National Black Business Month is a Big Deal for Black Families


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Ways to Support ABHM?

By Jeffrey McKinney, Black Enterprise

A father and son work together at their music shop (Getty Images/Blend Images RM)

The value of entrepreneurship has long been a major influence in the Black community, making it an essential contributor to the nation’s economy.

Simultaneously, recent forces like the devastating impact of the pandemic and ongoing socioeconomic battles like lack of access to much-needed capital to open or expand ventures have made it extremely challenging for Black entrepreneurs trying to advance in the highly competitive business mainstream.

Now, this month represents National Black Business Month. This historic annual event provides a chance for consumers and proprietors to not only support Black businesses but provide them a platform to grow their enterprises and build wealth for current and future generations of African Americans.

More than 3.2 Million Black-owned businesses in America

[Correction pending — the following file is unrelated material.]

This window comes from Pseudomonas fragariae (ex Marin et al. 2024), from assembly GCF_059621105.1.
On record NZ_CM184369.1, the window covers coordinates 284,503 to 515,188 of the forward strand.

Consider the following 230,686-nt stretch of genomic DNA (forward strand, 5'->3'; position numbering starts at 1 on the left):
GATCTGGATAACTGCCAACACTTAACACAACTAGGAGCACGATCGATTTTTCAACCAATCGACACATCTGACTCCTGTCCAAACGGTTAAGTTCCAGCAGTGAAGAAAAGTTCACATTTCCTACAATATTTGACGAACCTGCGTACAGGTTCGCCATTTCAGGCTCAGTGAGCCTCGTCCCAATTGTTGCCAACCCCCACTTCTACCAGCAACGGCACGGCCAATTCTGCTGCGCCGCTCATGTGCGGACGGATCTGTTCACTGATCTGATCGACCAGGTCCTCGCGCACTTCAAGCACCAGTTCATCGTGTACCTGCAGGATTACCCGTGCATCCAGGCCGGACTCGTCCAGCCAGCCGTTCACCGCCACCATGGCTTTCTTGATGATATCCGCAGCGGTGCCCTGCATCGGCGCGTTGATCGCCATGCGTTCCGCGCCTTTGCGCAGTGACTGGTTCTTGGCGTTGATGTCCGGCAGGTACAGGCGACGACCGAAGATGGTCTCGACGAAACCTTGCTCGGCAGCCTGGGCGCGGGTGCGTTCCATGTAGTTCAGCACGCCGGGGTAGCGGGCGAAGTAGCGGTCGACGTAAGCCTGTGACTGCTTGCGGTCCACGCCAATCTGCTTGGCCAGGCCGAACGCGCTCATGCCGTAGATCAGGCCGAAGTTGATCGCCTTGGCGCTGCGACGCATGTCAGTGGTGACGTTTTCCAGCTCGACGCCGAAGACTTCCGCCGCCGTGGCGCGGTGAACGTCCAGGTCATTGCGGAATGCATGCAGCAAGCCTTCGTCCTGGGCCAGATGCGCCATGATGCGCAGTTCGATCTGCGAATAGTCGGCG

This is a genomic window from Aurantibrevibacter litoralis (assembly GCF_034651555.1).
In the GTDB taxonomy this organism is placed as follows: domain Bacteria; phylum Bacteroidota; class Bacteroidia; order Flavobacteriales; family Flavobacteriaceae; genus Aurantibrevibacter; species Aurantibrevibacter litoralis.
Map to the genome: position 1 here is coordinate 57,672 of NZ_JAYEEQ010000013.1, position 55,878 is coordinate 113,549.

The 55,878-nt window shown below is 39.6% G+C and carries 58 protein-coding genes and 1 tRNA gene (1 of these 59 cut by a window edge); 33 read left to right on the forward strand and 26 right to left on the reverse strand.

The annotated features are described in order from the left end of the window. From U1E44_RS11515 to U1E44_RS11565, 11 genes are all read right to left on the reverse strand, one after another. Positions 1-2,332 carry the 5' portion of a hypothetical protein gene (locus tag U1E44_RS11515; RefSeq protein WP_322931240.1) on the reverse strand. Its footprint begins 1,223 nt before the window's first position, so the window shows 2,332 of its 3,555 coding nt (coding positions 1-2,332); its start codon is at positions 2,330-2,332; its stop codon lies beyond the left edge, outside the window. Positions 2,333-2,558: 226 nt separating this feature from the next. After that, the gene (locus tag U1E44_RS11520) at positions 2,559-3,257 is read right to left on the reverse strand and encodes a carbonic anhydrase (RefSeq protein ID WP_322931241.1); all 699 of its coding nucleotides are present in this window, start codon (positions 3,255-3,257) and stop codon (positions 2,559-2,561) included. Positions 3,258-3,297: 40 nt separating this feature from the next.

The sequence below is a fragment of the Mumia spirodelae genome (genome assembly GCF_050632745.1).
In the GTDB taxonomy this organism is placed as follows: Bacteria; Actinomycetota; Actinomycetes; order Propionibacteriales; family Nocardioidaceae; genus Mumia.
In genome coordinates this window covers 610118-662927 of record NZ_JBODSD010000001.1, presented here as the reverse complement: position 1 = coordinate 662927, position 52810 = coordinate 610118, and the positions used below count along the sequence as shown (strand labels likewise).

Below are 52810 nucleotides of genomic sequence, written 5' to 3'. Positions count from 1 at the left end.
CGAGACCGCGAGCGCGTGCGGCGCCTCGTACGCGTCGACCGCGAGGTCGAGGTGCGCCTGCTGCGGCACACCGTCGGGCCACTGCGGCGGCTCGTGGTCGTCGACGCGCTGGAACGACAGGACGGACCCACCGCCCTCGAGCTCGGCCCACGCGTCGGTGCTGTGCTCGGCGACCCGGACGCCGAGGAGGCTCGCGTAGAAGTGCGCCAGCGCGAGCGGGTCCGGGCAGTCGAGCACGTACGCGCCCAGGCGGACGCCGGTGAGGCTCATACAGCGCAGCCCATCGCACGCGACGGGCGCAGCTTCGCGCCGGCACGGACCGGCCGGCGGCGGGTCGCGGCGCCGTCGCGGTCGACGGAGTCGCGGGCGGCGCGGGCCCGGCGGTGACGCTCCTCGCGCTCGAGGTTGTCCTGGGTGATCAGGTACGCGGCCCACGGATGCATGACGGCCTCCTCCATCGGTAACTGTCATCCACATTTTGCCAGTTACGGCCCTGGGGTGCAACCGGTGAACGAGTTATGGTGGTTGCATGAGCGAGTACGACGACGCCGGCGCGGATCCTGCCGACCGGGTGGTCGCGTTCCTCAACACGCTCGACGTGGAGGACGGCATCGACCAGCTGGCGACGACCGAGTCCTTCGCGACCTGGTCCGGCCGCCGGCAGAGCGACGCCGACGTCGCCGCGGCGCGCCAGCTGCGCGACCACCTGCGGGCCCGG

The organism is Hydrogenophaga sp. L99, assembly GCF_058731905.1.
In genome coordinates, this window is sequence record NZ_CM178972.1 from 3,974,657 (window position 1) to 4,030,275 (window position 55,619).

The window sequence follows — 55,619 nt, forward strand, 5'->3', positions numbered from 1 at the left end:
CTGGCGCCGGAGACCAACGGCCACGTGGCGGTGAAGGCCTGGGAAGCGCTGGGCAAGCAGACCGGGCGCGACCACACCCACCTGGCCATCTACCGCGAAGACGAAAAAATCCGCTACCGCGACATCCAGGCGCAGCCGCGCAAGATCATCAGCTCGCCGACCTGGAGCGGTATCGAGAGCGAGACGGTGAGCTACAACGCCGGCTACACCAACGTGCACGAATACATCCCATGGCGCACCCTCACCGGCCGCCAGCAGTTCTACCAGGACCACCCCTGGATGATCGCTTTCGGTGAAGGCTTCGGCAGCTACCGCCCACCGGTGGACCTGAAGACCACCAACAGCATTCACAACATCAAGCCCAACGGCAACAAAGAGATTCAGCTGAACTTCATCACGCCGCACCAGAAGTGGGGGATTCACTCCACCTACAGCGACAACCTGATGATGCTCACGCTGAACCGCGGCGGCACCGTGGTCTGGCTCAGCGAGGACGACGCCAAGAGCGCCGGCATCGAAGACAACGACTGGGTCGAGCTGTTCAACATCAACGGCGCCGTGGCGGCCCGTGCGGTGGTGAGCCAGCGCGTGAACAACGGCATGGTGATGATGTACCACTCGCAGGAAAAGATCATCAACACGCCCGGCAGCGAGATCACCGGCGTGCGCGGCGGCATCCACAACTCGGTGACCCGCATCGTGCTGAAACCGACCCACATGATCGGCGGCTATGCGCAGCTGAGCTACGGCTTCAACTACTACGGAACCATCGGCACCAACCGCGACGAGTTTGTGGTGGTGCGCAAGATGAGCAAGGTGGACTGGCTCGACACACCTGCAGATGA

According to 2018 data from the Annual Business Survey and Non-employer Statistics by Demographics, there were more than 3.2 million Black-owned U.S. businesses employing over 1.18 million workers, based on figures provided by the U.S. Small Business Administration. Some 19.4% of employer firms in 2019 were minority-owned, totaling about 1.1 million firms, and 2.4% were Black-owned.

Geared to help overcome hurdles, the roots of National Black Business Month stem back to 2004 when August was designated as such by two Black entrepreneurs, engineer Frederick E. Jordan and John William Templeton, president and executive editor of eAccess Corp., a scholarly publishing company. Jordan was bound to showcase and encourage Black business owners like himself after enduring major obstacles, BLACK ENTERPRISE reported.

The duo aimed to “drive the policy agenda affecting the 2.6 million African American businesses, to highlight and empower Black business owners all over, given the unique challenges faced by minority business owners, according to National Business Today. That included Jordan’s “personal experience of struggling to gain financial support and funding when he started his business in San Francisco in 1969.”

Read more about the significance of Black Business Month in the original article.

Learn about the rise of Black enterprise in this virtual exhibit about the newly freed Black community post-Civil War.

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